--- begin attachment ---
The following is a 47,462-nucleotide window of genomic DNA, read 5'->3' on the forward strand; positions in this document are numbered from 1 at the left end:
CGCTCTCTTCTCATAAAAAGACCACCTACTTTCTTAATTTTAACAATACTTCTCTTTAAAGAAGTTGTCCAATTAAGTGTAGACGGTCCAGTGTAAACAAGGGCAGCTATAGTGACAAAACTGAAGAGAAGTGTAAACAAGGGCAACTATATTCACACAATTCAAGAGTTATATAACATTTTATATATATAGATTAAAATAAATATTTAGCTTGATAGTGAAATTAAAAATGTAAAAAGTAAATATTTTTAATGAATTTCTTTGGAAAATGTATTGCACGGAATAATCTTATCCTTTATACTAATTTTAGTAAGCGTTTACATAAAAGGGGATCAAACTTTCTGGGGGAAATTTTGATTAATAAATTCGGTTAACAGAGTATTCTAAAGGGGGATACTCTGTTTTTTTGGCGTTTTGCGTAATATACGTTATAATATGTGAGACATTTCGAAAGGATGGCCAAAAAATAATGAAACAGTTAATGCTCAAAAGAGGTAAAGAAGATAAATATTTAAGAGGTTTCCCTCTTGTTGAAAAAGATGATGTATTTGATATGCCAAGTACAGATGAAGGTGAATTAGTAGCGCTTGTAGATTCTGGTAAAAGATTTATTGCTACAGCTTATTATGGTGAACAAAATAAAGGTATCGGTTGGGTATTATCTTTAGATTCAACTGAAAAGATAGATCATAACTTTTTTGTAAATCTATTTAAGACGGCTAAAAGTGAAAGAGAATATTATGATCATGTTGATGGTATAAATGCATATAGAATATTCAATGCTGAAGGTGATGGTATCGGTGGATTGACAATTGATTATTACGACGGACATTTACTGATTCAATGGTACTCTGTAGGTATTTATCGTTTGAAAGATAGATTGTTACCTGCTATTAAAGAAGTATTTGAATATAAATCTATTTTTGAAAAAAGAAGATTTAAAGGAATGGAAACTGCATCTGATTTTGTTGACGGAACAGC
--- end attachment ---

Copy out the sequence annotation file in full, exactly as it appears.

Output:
The following is a 47,462-nucleotide window of genomic DNA, read 5'->3' on the forward strand; positions in this document are numbered from 1 at the left end:
CGCTCTCTTCTCATAAAAAGACCACCTACTTTCTTAATTTTAACAATACTTCTCTTTAAAGAAGTTGTCCAATTAAGTGTAGACGGTCCAGTGTAAACAAGGGCAGCTATAGTGACAAAACTGAAGAGAAGTGTAAACAAGGGCAACTATATTCACACAATTCAAGAGTTATATAACATTTTATATATATAGATTAAAATAAATATTTAGCTTGATAGTGAAATTAAAAATGTAAAAAGTAAATATTTTTAATGAATTTCTTTGGAAAATGTATTGCACGGAATAATCTTATCCTTTATACTAATTTTAGTAAGCGTTTACATAAAAGGGGATCAAACTTTCTGGGGGAAATTTTGATTAATAAATTCGGTTAACAGAGTATTCTAAAGGGGGATACTCTGTTTTTTTGGCGTTTTGCGTAATATACGTTATAATATGTGAGACATTTCGAAAGGATGGCCAAAAAATAATGAAACAGTTAATGCTCAAAAGAGGTAAAGAAGATAAATATTTAAGAGGTTTCCCTCTTGTTGAAAAAGATGATGTATTTGATATGCCAAGTACAGATGAAGGTGAATTAGTAGCGCTTGTAGATTCTGGTAAAAGATTTATTGCTACAGCTTATTATGGTGAACAAAATAAAGGTATCGGTTGGGTATTATCTTTAGATTCAACTGAAAAGATAGATCATAACTTTTTTGTAAATCTATTTAAGACGGCTAAAAGTGAAAGAGAATATTATGATCATGTTGATGGTATAAATGCATATAGAATATTCAATGCTGAAGGTGATGGTATCGGTGGATTGACAATTGATTATTACGACGGACATTTACTGATTCAATGGTACTCTGTAGGTATTTATCGTTTGAAAGATAGATTGTTACCTGCTATTAAAGAAGTATTTGAATATAAATCTATTTTTGAAAAAAGAAGATTTAAAGGAATGGAAACTGCATCTGATTTTGTTGACGGAACAGC